The Santa Fe Ring Versus Billy the Kid:
The Making of an American Monster
The Santa Fe Ring, and its head, Thomas Benton Catron, begun in 1866 as a land-grab scheme of two conniving attorneys, was a form of organized crime which infiltrated New Mexico Territory’s executive, judicial, legislative, and law enforcement branches for participants’ mutual gain. In the 1870’s, anti-Ring grass-roots revolts sprang up throughout the Territory, but opponents were defeated by rigged elections, malicious prosecutions, and assassination. But the Ring was almost destroyed by one teenager: Billy Bonney, hero of the Lincoln County War freedom fight, whom it banded for death as the outlaw, “Billy the Kid.” With this book, the Ring’s 152 year outlaw myth cover-up is over.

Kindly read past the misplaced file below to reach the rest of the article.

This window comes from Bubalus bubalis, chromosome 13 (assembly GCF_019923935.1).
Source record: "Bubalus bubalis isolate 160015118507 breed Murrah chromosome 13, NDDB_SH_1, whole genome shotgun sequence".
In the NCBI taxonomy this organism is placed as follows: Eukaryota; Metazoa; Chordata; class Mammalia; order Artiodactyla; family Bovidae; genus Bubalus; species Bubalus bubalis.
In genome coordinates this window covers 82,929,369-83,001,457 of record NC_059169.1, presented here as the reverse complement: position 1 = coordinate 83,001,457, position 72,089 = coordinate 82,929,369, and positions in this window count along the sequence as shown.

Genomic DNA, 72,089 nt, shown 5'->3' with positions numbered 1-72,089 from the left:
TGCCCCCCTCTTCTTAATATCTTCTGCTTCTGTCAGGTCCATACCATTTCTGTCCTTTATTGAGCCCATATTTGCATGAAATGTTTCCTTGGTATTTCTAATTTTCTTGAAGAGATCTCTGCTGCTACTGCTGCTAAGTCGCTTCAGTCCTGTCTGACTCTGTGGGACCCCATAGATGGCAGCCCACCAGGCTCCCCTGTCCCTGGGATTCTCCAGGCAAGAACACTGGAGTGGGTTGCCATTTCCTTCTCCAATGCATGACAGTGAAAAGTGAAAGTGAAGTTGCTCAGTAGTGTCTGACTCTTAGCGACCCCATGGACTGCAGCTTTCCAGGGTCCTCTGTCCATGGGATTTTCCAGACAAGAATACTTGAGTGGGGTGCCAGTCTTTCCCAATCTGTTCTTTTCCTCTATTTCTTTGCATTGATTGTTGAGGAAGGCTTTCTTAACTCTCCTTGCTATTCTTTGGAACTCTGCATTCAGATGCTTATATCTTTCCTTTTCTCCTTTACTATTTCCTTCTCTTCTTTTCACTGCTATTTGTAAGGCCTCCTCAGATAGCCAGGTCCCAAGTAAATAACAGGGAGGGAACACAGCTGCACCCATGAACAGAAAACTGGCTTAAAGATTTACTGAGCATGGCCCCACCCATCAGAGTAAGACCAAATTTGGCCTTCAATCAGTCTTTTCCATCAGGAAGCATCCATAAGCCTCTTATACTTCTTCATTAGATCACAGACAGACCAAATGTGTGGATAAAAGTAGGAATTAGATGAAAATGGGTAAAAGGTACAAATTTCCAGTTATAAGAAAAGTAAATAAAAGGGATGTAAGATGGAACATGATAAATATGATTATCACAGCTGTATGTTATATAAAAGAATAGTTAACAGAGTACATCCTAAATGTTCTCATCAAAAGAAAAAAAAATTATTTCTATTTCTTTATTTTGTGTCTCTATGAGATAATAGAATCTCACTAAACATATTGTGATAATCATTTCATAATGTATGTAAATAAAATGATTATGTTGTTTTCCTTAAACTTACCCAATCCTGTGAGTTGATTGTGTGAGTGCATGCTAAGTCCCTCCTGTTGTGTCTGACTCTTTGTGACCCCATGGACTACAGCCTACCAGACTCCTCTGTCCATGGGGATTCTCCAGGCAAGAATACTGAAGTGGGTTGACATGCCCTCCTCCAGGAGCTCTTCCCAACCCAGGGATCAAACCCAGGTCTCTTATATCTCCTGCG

The Lincoln County War’s aftermath was the victorious Ring’s re-writing of history and concealing or expurgating evidence to achieve the ultimate goal of organized crime: invisibility. So that period was the making of American monsters. A monster was the Santa Fe Ring itself. A monster was its Territorial boss, Thomas Benton Catron. And a “monster” was their creation, “Billy the Kid”: the mythological outlaw, rustler, counterfeiter, gang leader and senseless serial killer of a man for each of his twenty-one years. But the real Billy Bonney, the unrelenting freedom fighter against their corrupt might, was the one person who could have broken the Santa Fe Ring. And the Ringites fully comprehended the risk.